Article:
The cardinal virtues: the key to be happier


The cardinal virtues are the foundations of a life oriented towards good.

They were already enunciated by ancient philosophers, in particular by Plato and then rediscovered in different eras by authors and philosophers. When Dante, for example, after coming out of hell, found himself on the beach of Purgatory together with Virgil, he saw four bright stars shining high in the sky, which represented precisely the cardinal virtues.

“I turned to my right, and could lie
to the other pole, and I saw four stars
never seen except for the first people.
Goder seemed the sky of their flames:
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then what private you are to look at those.

Sometimes the cardinal virtues are interpreted in a notional and historical key, while instead, they should be rediscovered and brought to light in our everyday life, not only to lead a happier life, but to contribute, in our small way, on making the world a better place. This is why we should go deeper than a sterile knowledge of them and wondering if we possess these virtues trying as much as possible to make them become part of us.

Let’s analyze them:

1. Prudence

“Prudentia” is the virtues which guides all the others. It is the wisdom that allows us to discern between a good and a bad action. It is what we need to choose with ethics, rationality and firmness between what is right and what is wrong.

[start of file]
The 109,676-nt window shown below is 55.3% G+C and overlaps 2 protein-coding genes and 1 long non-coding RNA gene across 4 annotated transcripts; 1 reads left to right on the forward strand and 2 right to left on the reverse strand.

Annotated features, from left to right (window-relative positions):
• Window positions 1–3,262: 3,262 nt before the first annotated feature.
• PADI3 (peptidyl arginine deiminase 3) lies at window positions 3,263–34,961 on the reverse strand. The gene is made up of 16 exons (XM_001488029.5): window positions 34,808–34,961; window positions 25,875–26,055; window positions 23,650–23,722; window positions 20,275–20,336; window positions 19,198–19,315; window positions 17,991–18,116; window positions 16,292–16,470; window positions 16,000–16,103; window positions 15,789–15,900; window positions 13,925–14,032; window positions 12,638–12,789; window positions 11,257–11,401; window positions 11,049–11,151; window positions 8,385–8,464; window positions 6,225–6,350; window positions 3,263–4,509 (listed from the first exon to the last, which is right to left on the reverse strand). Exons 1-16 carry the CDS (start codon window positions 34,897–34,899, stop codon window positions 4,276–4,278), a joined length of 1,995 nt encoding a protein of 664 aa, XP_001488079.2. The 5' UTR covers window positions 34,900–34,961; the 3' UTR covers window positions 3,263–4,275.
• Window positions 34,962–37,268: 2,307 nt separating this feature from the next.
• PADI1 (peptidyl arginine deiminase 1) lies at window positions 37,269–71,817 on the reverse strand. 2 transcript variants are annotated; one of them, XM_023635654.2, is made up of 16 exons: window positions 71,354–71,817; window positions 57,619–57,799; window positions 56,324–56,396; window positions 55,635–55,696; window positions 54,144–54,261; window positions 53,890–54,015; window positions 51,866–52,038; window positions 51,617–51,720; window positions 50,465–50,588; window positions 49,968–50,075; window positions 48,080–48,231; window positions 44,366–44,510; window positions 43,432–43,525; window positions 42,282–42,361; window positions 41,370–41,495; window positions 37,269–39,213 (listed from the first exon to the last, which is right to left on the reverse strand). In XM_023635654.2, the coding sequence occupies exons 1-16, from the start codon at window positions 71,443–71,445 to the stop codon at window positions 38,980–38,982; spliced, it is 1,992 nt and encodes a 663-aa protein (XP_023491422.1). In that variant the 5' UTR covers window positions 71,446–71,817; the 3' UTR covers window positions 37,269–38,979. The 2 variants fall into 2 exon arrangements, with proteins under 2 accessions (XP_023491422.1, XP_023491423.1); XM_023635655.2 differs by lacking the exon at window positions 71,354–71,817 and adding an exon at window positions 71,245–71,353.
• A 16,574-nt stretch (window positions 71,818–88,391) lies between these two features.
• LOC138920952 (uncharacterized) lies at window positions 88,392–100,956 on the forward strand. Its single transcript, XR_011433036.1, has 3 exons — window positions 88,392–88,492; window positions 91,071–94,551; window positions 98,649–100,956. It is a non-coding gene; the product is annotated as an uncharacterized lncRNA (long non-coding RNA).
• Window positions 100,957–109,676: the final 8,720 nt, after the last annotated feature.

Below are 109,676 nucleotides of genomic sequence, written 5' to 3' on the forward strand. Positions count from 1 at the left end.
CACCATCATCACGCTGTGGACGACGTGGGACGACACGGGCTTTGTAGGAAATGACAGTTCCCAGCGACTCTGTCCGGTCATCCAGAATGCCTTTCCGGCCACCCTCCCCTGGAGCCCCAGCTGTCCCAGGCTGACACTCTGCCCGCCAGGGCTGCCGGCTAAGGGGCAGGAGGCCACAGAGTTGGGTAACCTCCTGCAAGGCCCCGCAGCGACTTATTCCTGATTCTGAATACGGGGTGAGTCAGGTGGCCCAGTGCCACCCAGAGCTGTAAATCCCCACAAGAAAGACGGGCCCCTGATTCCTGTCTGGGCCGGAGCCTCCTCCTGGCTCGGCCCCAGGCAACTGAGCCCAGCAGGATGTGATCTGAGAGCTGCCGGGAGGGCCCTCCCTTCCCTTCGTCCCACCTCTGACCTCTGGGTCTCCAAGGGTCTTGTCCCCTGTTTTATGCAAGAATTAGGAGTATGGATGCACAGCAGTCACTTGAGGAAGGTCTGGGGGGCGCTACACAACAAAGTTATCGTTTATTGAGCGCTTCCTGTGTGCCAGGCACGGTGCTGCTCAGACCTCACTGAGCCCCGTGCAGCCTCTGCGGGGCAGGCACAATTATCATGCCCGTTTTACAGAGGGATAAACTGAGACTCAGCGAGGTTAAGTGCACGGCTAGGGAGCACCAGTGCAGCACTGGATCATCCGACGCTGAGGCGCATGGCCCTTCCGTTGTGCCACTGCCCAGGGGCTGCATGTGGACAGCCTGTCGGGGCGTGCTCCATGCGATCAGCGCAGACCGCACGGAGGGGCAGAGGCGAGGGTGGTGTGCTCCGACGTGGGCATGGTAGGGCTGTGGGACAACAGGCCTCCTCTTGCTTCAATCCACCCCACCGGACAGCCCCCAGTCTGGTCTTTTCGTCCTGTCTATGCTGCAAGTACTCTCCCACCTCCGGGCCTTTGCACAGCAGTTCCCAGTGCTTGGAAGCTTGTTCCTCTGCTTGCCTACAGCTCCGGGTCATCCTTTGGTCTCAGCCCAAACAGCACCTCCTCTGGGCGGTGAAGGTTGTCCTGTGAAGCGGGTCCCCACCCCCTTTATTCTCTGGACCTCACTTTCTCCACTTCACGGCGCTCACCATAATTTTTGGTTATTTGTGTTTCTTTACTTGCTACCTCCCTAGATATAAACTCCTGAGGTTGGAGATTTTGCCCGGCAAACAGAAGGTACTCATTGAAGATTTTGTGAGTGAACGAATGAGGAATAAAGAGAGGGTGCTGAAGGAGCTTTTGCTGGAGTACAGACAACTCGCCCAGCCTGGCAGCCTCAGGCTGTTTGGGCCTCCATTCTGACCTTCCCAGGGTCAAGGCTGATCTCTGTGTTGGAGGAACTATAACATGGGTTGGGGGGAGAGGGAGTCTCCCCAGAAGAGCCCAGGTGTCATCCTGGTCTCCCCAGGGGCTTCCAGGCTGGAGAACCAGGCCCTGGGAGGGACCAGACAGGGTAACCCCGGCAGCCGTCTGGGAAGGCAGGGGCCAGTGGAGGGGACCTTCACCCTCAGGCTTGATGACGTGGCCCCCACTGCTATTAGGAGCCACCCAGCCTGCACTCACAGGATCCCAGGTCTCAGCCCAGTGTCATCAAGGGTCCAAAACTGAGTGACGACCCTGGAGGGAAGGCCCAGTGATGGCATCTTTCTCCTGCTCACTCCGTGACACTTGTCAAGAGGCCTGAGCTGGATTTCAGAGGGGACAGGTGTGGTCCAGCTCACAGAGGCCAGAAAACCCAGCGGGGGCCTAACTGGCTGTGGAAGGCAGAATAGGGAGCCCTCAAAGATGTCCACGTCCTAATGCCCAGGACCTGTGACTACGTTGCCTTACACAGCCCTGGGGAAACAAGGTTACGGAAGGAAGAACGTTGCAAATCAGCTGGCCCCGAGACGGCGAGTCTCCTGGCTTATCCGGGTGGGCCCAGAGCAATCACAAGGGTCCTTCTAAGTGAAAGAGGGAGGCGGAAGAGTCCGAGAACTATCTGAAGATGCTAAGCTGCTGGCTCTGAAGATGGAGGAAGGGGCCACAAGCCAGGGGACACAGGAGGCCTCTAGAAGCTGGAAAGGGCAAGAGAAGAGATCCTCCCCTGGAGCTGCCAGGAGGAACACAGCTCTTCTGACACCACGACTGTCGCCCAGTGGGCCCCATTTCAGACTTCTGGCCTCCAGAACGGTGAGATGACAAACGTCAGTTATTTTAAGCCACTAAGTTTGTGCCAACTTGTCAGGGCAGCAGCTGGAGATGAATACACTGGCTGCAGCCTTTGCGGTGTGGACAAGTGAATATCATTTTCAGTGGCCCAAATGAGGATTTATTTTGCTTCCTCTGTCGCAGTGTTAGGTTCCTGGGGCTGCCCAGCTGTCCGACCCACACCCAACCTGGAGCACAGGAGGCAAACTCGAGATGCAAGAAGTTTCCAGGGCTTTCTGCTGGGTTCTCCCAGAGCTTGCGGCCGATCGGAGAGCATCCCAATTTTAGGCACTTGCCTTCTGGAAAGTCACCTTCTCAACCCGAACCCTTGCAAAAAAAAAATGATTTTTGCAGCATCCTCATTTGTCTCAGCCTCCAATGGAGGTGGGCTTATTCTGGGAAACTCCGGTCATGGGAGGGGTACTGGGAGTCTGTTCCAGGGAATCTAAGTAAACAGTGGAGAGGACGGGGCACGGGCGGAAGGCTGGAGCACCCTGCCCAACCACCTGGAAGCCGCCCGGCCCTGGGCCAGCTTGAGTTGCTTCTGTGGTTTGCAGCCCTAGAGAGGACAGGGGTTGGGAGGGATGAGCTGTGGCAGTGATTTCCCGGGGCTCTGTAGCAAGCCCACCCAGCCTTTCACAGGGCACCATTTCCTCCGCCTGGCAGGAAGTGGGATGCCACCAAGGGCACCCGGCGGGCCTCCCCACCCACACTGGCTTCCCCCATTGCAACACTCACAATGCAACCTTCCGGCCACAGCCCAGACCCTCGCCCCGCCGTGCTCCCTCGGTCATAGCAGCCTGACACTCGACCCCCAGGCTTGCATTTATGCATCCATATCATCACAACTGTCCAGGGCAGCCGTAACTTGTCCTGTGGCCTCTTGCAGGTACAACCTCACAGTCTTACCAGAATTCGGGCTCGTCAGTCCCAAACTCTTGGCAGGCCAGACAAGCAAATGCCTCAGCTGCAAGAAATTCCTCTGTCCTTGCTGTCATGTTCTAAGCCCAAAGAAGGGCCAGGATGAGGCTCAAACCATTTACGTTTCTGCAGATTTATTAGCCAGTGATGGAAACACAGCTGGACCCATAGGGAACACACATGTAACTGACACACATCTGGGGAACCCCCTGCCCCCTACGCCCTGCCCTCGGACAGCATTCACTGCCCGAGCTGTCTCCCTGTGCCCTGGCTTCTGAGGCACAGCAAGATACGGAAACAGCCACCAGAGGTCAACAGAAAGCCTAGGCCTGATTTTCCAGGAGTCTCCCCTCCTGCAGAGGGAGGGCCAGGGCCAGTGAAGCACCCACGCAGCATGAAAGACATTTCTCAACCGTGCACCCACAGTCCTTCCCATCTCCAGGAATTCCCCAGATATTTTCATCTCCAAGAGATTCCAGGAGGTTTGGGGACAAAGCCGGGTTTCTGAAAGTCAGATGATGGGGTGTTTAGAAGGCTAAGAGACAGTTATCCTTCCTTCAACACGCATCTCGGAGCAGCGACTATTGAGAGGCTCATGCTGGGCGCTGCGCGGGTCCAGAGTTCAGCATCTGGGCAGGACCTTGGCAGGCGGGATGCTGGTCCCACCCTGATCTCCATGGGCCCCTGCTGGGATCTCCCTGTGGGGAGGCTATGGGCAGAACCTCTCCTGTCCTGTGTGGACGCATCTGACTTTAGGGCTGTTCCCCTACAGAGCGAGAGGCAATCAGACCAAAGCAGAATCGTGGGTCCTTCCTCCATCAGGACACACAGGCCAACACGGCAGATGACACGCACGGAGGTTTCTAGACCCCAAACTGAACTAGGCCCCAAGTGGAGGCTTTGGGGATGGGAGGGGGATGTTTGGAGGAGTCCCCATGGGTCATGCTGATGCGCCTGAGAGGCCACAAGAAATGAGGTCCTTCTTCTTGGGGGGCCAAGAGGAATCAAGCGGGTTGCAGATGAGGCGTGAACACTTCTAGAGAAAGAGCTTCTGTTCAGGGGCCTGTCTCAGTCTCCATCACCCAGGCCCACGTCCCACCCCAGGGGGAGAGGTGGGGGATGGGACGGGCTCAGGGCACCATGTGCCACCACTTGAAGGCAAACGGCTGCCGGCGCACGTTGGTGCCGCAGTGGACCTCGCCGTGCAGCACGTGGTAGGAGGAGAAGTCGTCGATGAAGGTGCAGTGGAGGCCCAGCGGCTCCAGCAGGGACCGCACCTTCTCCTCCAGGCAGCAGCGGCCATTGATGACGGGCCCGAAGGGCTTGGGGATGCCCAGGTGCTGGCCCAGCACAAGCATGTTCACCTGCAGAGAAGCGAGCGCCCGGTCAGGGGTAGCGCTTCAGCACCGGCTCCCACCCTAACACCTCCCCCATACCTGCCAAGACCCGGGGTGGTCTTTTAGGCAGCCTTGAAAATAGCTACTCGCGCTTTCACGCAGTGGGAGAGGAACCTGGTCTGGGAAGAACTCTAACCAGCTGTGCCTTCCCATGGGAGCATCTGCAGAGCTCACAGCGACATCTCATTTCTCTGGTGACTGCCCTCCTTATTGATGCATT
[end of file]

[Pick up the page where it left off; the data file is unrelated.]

2. Justice

The “justice” means being able to recognize to anyone what is due to him/her. Acting according to justice therefore means putting aside our own personal interests and, therefore, being fair towards others.

3. Fortress

“Fortitudo” is courage. The fortress is the ability to resist to difficulties, not to give up and not to be overcomed by fear and apathy. It is the determination to persevere and to carry on despite everything.

4. Temperance

The “temperantia” is expressed through moderation, in all things. Temperance is the opposite of exaggeration and ostentation; control of one’s instincts, balance in actions, words, thoughts.

I leave you with this wonderful quote from Dante, which should be placed on the entrance doors of every school:

“Consider your seed:
you were not made to live like brutes,
but to follow virtue and knowledge.”

“Virtue produces happiness as the sun produces light”

de Robespierre

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